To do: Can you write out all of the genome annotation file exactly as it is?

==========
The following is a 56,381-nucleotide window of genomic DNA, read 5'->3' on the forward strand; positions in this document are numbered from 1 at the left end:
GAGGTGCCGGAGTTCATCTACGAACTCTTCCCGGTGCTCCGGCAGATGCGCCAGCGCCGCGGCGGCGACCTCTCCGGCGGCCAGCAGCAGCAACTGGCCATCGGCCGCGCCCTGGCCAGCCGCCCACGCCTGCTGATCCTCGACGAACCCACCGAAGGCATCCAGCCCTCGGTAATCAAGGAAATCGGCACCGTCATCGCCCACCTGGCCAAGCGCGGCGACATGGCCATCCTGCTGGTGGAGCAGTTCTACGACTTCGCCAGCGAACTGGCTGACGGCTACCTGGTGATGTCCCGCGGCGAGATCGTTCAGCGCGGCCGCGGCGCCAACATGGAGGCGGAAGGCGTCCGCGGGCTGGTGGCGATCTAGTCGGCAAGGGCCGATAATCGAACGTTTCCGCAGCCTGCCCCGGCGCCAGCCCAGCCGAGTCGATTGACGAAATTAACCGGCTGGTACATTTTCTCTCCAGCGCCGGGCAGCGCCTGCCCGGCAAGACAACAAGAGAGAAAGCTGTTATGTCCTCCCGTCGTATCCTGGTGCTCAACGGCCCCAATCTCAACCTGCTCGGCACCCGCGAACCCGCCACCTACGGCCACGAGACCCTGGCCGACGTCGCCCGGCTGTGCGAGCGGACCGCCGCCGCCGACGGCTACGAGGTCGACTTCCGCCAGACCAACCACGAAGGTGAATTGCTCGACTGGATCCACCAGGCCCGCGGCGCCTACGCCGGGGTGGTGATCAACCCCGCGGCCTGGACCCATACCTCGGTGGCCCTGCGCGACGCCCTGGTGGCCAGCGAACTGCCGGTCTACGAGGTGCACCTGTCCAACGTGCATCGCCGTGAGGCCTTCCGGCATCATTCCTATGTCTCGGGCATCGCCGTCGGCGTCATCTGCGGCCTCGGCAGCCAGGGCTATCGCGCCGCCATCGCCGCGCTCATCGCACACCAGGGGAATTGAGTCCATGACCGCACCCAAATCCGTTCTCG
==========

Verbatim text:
The following is a 56,381-nucleotide window of genomic DNA, read 5'->3' on the forward strand; positions in this document are numbered from 1 at the left end:
GAGGTGCCGGAGTTCATCTACGAACTCTTCCCGGTGCTCCGGCAGATGCGCCAGCGCCGCGGCGGCGACCTCTCCGGCGGCCAGCAGCAGCAACTGGCCATCGGCCGCGCCCTGGCCAGCCGCCCACGCCTGCTGATCCTCGACGAACCCACCGAAGGCATCCAGCCCTCGGTAATCAAGGAAATCGGCACCGTCATCGCCCACCTGGCCAAGCGCGGCGACATGGCCATCCTGCTGGTGGAGCAGTTCTACGACTTCGCCAGCGAACTGGCTGACGGCTACCTGGTGATGTCCCGCGGCGAGATCGTTCAGCGCGGCCGCGGCGCCAACATGGAGGCGGAAGGCGTCCGCGGGCTGGTGGCGATCTAGTCGGCAAGGGCCGATAATCGAACGTTTCCGCAGCCTGCCCCGGCGCCAGCCCAGCCGAGTCGATTGACGAAATTAACCGGCTGGTACATTTTCTCTCCAGCGCCGGGCAGCGCCTGCCCGGCAAGACAACAAGAGAGAAAGCTGTTATGTCCTCCCGTCGTATCCTGGTGCTCAACGGCCCCAATCTCAACCTGCTCGGCACCCGCGAACCCGCCACCTACGGCCACGAGACCCTGGCCGACGTCGCCCGGCTGTGCGAGCGGACCGCCGCCGCCGACGGCTACGAGGTCGACTTCCGCCAGACCAACCACGAAGGTGAATTGCTCGACTGGATCCACCAGGCCCGCGGCGCCTACGCCGGGGTGGTGATCAACCCCGCGGCCTGGACCCATACCTCGGTGGCCCTGCGCGACGCCCTGGTGGCCAGCGAACTGCCGGTCTACGAGGTGCACCTGTCCAACGTGCATCGCCGTGAGGCCTTCCGGCATCATTCCTATGTCTCGGGCATCGCCGTCGGCGTCATCTGCGGCCTCGGCAGCCAGGGCTATCGCGCCGCCATCGCCGCGCTCATCGCACACCAGGGGAATTGAGTCCATGACCGCACCCAAATCCGTTCTCG